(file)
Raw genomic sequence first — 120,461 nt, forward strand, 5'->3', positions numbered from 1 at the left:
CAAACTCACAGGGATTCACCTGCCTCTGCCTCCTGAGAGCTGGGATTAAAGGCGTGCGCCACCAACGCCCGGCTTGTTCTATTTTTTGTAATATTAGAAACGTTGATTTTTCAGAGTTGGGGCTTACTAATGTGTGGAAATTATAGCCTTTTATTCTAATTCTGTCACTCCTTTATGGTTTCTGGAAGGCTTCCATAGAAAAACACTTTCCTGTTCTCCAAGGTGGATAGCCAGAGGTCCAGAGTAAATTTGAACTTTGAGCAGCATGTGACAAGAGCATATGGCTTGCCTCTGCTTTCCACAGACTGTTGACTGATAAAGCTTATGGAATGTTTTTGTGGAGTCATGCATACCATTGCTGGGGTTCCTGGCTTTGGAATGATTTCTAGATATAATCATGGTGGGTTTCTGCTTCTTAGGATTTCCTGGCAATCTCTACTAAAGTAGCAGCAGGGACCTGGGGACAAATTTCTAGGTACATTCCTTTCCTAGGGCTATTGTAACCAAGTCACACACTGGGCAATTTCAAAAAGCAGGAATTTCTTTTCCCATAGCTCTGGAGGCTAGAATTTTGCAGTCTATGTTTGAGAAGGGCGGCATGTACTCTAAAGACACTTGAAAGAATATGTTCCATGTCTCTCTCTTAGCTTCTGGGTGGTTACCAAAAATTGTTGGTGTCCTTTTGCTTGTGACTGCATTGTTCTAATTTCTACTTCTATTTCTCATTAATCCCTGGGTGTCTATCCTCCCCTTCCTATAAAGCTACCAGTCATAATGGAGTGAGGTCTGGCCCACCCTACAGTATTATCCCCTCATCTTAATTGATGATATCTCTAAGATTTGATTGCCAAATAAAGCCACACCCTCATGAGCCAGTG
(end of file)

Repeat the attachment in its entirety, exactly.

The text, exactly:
Raw genomic sequence first — 120,461 nt, forward strand, 5'->3', positions numbered from 1 at the left:
CAAACTCACAGGGATTCACCTGCCTCTGCCTCCTGAGAGCTGGGATTAAAGGCGTGCGCCACCAACGCCCGGCTTGTTCTATTTTTTGTAATATTAGAAACGTTGATTTTTCAGAGTTGGGGCTTACTAATGTGTGGAAATTATAGCCTTTTATTCTAATTCTGTCACTCCTTTATGGTTTCTGGAAGGCTTCCATAGAAAAACACTTTCCTGTTCTCCAAGGTGGATAGCCAGAGGTCCAGAGTAAATTTGAACTTTGAGCAGCATGTGACAAGAGCATATGGCTTGCCTCTGCTTTCCACAGACTGTTGACTGATAAAGCTTATGGAATGTTTTTGTGGAGTCATGCATACCATTGCTGGGGTTCCTGGCTTTGGAATGATTTCTAGATATAATCATGGTGGGTTTCTGCTTCTTAGGATTTCCTGGCAATCTCTACTAAAGTAGCAGCAGGGACCTGGGGACAAATTTCTAGGTACATTCCTTTCCTAGGGCTATTGTAACCAAGTCACACACTGGGCAATTTCAAAAAGCAGGAATTTCTTTTCCCATAGCTCTGGAGGCTAGAATTTTGCAGTCTATGTTTGAGAAGGGCGGCATGTACTCTAAAGACACTTGAAAGAATATGTTCCATGTCTCTCTCTTAGCTTCTGGGTGGTTACCAAAAATTGTTGGTGTCCTTTTGCTTGTGACTGCATTGTTCTAATTTCTACTTCTATTTCTCATTAATCCCTGGGTGTCTATCCTCCCCTTCCTATAAAGCTACCAGTCATAATGGAGTGAGGTCTGGCCCACCCTACAGTATTATCCCCTCATCTTAATTGATGATATCTCTAAGATTTGATTGCCAAATAAAGCCACACCCTCATGAGCCAGTG